Monday, August 24, 2009

A Lesson in Comparative Advantage from Ochocinco

Someone in the Bengals organization might understand Ricardo. Peter King provides the set-up:
Near the end of the second quarter, the man judged the best kicker in the NFL last year, Stephen Gostkowski, the Patriots All-Pro kicker, kicked the ball off from the Patriots' 30 to the Cincinnati 9, a 61-yard boot. To start the third quarter, Ochocinco, a right-footed, soccer-style kicker, rainbowed one 61 yards to the Pats' nine. Same kick. Same weather conditions. Same result. "He's a terrific player,'' Bill Belichick said a day later. "I love his competitiveness. I love his enthusiasm for the game.''


Anyway, regarding his 61-yard kickoff, he said he wasn't surprised. "I've kicked field goals at [Paul Brown Stadium], just fooling around, from 53 yards. Imagine if I devoted practice time to it. There is no doubt in my mind I could kick in this league. Really, I want to kick so bad.''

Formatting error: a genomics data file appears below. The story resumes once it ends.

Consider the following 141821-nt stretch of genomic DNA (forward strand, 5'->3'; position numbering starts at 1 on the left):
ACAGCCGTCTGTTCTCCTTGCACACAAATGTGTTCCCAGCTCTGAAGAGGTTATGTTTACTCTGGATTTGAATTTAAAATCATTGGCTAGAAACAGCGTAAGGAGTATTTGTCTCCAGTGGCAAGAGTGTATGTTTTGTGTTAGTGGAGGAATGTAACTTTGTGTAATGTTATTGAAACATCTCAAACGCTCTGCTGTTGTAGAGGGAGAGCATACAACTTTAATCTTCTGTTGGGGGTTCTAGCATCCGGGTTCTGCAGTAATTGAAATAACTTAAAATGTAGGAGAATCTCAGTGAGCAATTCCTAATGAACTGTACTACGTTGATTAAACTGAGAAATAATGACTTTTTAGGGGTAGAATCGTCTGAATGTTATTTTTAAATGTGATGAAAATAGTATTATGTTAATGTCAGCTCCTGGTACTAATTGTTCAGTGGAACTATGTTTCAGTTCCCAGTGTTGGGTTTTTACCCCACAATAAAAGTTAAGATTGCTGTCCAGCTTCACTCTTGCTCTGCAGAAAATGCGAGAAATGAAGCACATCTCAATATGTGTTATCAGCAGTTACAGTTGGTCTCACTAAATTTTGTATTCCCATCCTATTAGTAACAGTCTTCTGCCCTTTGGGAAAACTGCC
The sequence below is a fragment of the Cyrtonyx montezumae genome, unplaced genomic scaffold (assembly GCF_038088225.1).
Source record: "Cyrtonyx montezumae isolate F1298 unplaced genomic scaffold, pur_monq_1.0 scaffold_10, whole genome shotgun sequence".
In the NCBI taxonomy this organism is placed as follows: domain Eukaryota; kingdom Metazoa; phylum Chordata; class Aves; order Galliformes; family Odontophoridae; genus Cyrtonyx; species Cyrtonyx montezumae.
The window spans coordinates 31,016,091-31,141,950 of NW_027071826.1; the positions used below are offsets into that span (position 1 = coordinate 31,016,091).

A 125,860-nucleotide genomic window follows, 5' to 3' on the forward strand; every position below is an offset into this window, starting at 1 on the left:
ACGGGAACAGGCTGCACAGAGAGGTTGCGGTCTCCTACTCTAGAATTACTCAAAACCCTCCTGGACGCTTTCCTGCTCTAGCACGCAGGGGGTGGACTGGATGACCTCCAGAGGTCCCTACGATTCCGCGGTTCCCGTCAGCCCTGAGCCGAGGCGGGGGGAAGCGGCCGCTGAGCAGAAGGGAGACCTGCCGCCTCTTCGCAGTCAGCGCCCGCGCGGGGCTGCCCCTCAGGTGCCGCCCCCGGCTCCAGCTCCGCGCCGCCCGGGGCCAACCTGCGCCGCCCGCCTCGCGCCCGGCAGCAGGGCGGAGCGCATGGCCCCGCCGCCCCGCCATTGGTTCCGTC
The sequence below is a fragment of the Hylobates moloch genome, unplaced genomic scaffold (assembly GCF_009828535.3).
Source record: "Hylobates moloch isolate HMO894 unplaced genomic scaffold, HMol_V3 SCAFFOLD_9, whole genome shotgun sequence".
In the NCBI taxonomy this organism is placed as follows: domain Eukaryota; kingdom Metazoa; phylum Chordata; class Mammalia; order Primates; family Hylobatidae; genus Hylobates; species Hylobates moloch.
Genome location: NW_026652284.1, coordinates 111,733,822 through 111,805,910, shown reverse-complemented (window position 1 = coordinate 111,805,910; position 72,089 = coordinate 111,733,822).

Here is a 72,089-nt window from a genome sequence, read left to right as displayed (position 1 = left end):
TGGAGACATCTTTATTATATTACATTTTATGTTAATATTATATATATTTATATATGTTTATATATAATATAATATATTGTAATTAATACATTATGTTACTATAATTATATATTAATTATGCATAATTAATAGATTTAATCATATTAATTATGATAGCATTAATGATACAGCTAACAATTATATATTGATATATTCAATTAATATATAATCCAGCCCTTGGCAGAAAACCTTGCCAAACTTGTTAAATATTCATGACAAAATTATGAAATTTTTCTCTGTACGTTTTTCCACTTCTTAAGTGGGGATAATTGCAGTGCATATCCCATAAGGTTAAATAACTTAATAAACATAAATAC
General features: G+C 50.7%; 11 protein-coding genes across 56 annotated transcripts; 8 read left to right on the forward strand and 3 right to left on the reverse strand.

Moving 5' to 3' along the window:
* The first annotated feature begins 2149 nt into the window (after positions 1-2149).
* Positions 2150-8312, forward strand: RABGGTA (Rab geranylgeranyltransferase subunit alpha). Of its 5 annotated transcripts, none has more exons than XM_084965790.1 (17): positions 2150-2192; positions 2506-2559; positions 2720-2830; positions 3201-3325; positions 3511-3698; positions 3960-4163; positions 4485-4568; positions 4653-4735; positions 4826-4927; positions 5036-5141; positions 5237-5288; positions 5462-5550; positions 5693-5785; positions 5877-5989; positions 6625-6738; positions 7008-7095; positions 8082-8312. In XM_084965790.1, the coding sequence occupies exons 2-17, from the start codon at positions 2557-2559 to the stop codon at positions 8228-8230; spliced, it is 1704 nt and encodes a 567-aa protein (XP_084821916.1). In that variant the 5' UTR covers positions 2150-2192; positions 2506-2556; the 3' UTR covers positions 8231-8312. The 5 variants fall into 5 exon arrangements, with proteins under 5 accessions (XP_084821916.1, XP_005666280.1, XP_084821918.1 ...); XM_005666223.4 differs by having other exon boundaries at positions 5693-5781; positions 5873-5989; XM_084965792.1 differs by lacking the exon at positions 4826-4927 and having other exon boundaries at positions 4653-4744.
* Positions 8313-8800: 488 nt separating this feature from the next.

The dream ended Sunday -- not because the Bengals don't think Johnson could be an adequate emergency kicker, but because they don't want him to risk getting hurt kicking. With incumbent Shayne Graham out for the rest of the preseason, Cincinnati signed free agent Sam Swank from Wake Forest on Sunday.
Bold emphasis mine. Ochocinco might be the best wide-receiver AND kicker. However, he ends up playing wide-receiver only.

The question for students: Suppose Ochocinco is the Bengal's best receiver and kicker. Explain why Ochocinco is best employed only at receiver, even though he might also be the team's best kicker. (Be sure to treat the injury claim as a red-herring. After all, the Bengals could just as easily made Ocho the kicker and not let him play receiver, out of fear of injury.)

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